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Accessibility for Everyone

Disabilities and Impairments

Defining Disability #

In the US, roughly 12% of the population has a disability. This covers a wide spectrum - physical, neurological, visual, etc. It could be as simple as below-average eyesight. Also just be an older person with failing eyesight and arthritis tremors.

Can be helpful to think of it as "X has a disability" instead of "X is disabled." The person comes first, and they're not defined by their disability. They're part of the whole audience, not just the "disability audience."

5 Types of Disability #

  1. Visual:
    • Wide spectrum, include near- and far-sightedness, and astigmatism. Some vary from day to day.
    • Color blindness includes not seeing particular colors or distinguishing certain ones. Several different versions causes certain colors to look lighter, makes colors looks similar, or not seeing some colors at all.
      • Designing for these can include ensuring strong color contrast, and not using color to signify meaning.
    • Eyesight loss can also make people not see everything in their field of vision. Beaten with readable text sizes, clear labels, text alternative to images and video, and high text/background contrast. They may use screen readers.
  2. Auditory:
    • Hearing Loss, which could be partial or complete. Due to inner-ear blockage, nerve damage, aging.
    • Affects video and audio content. Add subtitles or written transcripts!
      • I personally prefer transcripts due to preference, and not wanting to disturb others without pulling out headphones. Another example of how accessibility is good for business.
  3. Motor:
    • Lots of possible causes to motor impairments: cerebral palsy, neural defects, muscular dystrophy, arthritis, traumatic injuries, or strain from physically demanding jobs (like repetitive strain injury).
    • Affects how people use keyboards, touchpads, mice, and mobile devices. Harder to do precise actions like clicking small areas, selecting text, doing right clicks. Can slow down reactions, bad for interfaces with timed cues or animations.
  4. Cognitive:
    • Memory, for finding tasks or seeing where you are in a site
    • Attention, for processing lots of info, or info over long time periods
    • Problem-solving, for processing info or unexpected content
    • Text Processing, for understanding text, speech, and language
    • Math Processing, for understanding math concepts (time, money, pricing)
    • Visual Processing, for interpreting visual info/representations (icons)
    • People with learning disabilities can have a hard time processing info. Helpful to give extra context and info, and avoid unneeded info in whatever medium they use.
    • People may be illiterate due to limited education, learning difficulties, or living in an area with a different primary language. Helpful to give simple copy, headings in content, and multiple-choice answers over open-ended ones.
    • This could also affect anyone in certain places or circumstances - lack of sleep, medication, acute injuries, etc.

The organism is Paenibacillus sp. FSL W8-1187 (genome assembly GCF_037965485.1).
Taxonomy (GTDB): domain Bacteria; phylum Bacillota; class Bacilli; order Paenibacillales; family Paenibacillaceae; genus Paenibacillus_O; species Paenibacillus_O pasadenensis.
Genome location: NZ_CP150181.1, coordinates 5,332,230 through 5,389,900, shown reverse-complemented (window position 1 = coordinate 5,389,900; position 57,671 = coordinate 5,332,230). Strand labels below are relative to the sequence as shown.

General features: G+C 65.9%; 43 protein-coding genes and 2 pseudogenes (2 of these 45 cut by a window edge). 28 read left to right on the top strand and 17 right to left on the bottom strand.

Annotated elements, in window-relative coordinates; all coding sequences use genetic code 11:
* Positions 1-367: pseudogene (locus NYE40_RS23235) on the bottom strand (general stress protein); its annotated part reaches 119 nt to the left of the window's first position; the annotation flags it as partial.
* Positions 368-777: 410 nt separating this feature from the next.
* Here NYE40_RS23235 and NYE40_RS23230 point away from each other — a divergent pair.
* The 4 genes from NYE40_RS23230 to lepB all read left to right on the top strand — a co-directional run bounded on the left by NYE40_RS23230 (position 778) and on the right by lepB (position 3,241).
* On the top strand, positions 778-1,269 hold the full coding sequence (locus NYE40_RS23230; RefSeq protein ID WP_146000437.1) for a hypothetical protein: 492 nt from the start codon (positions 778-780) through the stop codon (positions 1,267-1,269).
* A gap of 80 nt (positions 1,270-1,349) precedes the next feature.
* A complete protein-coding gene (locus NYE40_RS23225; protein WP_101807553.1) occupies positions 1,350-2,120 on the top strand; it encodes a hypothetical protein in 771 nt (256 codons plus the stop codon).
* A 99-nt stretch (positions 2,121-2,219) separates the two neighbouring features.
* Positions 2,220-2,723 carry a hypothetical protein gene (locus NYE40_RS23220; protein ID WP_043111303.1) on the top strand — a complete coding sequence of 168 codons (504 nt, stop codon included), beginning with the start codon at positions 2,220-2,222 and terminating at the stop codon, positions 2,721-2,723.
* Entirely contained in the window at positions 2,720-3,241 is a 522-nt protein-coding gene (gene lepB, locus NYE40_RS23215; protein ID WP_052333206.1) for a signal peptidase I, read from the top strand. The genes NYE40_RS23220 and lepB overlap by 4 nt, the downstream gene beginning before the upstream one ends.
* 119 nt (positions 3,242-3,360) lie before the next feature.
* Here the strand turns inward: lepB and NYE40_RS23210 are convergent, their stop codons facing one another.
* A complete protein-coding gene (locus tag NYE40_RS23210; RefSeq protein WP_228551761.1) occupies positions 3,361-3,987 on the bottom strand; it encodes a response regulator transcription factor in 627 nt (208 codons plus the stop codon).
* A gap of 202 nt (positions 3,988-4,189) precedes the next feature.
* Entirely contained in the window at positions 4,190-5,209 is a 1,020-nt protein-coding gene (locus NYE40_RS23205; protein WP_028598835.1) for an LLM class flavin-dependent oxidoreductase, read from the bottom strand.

5. Vestibular Disorders and Seizures:
    • Caused by damage to the parts of the inner ear and brain controlling balance and spatial orientation. Can cause dizziness, vertigo, confusion, hearing/visual issues. On the web, often is motion sensitivity.
    • Affects 35% of adults aged 40+.
    • Try offering option to tune down/off motions and animations. Show the option before any animation happens. Otherwise it can cause headaches, nausea, even seizures (specific guidelines to avoid that last one).

Environmental Factors #

Accessibility affects everyone, not just those with impairments, since environmental factors can affect us all, now and in the future.

Legacy Browsers #

Many organizations (public or non-profit ones) are stuck with older browsers. Simply checking for basic performance on other browsers is a form of accessibility checking. This can apply to anyone in a job stuck with older browsers, or temporarily working in a place with them too.

Devices #

Devices can vary widely in size, touch gestures, browser availability, how the content is presented, or how many people view them at once. Phones, game consoles, web-enabled TVs, smart-watches, VR headsets, etc.

People don't just use mobile "on the go," people access the web at their homes all the time. Don't focus only on what info people may need when traveling for mobile devices, focus on everything.

There's no reliable metrics to measure these kinds of things are device width, everything else is either not widely tracked or could be misled by browsers. The only real option is building for as many sizes and devices as possible, building for the unknown. Tough, but it gives our sites a much longer lifespan.

Connectivity #

Bad connectivity commonly stems from:

These can affect anyone traveling, and consistently affect the many people with worse Internet than developers. Assuming fast connectivity is dangerous.

Languages #

The world-wide-web is (obviously) worldwide, so support for multiple languages is important to consider. Professional or automatic translations are potential solutions, but they're respectfully expensive and unreliable.

Good starting point: Simplify your language! Content is naturally easier to understand, and makes translations easier too.

There are so many factors affecting accessibility that, realistically, it's impossible to plan for them all. That's why the best option is to plan for as many as possible.